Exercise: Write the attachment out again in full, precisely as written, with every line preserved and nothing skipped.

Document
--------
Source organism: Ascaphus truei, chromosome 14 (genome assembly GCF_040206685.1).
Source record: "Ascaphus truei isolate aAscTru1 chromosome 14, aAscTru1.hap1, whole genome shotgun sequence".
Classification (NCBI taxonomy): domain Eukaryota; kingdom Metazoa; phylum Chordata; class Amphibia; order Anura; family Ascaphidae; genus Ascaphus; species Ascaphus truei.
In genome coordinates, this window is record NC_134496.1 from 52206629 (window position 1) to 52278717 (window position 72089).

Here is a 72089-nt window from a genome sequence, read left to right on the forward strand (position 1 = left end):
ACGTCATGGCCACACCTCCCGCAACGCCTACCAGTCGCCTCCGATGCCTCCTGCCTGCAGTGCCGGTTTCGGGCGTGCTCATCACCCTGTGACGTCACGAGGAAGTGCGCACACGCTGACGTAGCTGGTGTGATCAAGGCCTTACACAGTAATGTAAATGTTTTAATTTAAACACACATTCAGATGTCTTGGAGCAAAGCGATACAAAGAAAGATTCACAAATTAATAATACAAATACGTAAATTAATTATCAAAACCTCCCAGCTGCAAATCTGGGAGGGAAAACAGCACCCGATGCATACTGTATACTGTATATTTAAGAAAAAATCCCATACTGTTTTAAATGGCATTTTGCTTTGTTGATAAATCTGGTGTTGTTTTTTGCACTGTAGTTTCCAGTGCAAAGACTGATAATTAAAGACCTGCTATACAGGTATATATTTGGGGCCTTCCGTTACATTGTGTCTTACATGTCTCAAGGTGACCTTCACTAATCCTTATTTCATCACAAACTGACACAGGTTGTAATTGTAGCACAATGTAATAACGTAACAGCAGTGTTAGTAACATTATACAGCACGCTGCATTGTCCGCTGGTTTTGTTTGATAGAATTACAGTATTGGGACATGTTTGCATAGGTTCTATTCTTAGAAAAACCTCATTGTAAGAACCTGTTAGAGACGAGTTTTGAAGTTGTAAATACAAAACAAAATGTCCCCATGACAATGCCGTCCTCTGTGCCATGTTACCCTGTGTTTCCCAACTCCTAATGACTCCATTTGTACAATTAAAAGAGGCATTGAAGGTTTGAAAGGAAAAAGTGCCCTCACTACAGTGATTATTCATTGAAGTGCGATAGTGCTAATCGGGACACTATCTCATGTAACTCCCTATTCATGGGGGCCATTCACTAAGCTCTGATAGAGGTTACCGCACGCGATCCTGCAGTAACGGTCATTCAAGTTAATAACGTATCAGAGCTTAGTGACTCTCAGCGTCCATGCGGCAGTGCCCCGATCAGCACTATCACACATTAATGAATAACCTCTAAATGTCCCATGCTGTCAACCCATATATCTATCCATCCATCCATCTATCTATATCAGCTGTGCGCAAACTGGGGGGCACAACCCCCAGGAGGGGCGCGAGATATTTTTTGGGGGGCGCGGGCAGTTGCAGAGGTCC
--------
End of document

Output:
Source organism: Ascaphus truei, chromosome 14 (genome assembly GCF_040206685.1).
Source record: "Ascaphus truei isolate aAscTru1 chromosome 14, aAscTru1.hap1, whole genome shotgun sequence".
Classification (NCBI taxonomy): domain Eukaryota; kingdom Metazoa; phylum Chordata; class Amphibia; order Anura; family Ascaphidae; genus Ascaphus; species Ascaphus truei.
In genome coordinates, this window is record NC_134496.1 from 52206629 (window position 1) to 52278717 (window position 72089).

Here is a 72089-nt window from a genome sequence, read left to right on the forward strand (position 1 = left end):
ACGTCATGGCCACACCTCCCGCAACGCCTACCAGTCGCCTCCGATGCCTCCTGCCTGCAGTGCCGGTTTCGGGCGTGCTCATCACCCTGTGACGTCACGAGGAAGTGCGCACACGCTGACGTAGCTGGTGTGATCAAGGCCTTACACAGTAATGTAAATGTTTTAATTTAAACACACATTCAGATGTCTTGGAGCAAAGCGATACAAAGAAAGATTCACAAATTAATAATACAAATACGTAAATTAATTATCAAAACCTCCCAGCTGCAAATCTGGGAGGGAAAACAGCACCCGATGCATACTGTATACTGTATATTTAAGAAAAAATCCCATACTGTTTTAAATGGCATTTTGCTTTGTTGATAAATCTGGTGTTGTTTTTTGCACTGTAGTTTCCAGTGCAAAGACTGATAATTAAAGACCTGCTATACAGGTATATATTTGGGGCCTTCCGTTACATTGTGTCTTACATGTCTCAAGGTGACCTTCACTAATCCTTATTTCATCACAAACTGACACAGGTTGTAATTGTAGCACAATGTAATAACGTAACAGCAGTGTTAGTAACATTATACAGCACGCTGCATTGTCCGCTGGTTTTGTTTGATAGAATTACAGTATTGGGACATGTTTGCATAGGTTCTATTCTTAGAAAAACCTCATTGTAAGAACCTGTTAGAGACGAGTTTTGAAGTTGTAAATACAAAACAAAATGTCCCCATGACAATGCCGTCCTCTGTGCCATGTTACCCTGTGTTTCCCAACTCCTAATGACTCCATTTGTACAATTAAAAGAGGCATTGAAGGTTTGAAAGGAAAAAGTGCCCTCACTACAGTGATTATTCATTGAAGTGCGATAGTGCTAATCGGGACACTATCTCATGTAACTCCCTATTCATGGGGGCCATTCACTAAGCTCTGATAGAGGTTACCGCACGCGATCCTGCAGTAACGGTCATTCAAGTTAATAACGTATCAGAGCTTAGTGACTCTCAGCGTCCATGCGGCAGTGCCCCGATCAGCACTATCACACATTAATGAATAACCTCTAAATGTCCCATGCTGTCAACCCATATATCTATCCATCCATCCATCTATCTATATCAGCTGTGCGCAAACTGGGGGGCACAACCCCCAGGAGGGGCGCGAGATATTTTTTGGGGGGCGCGGGCAGTTGCAGAGGTCC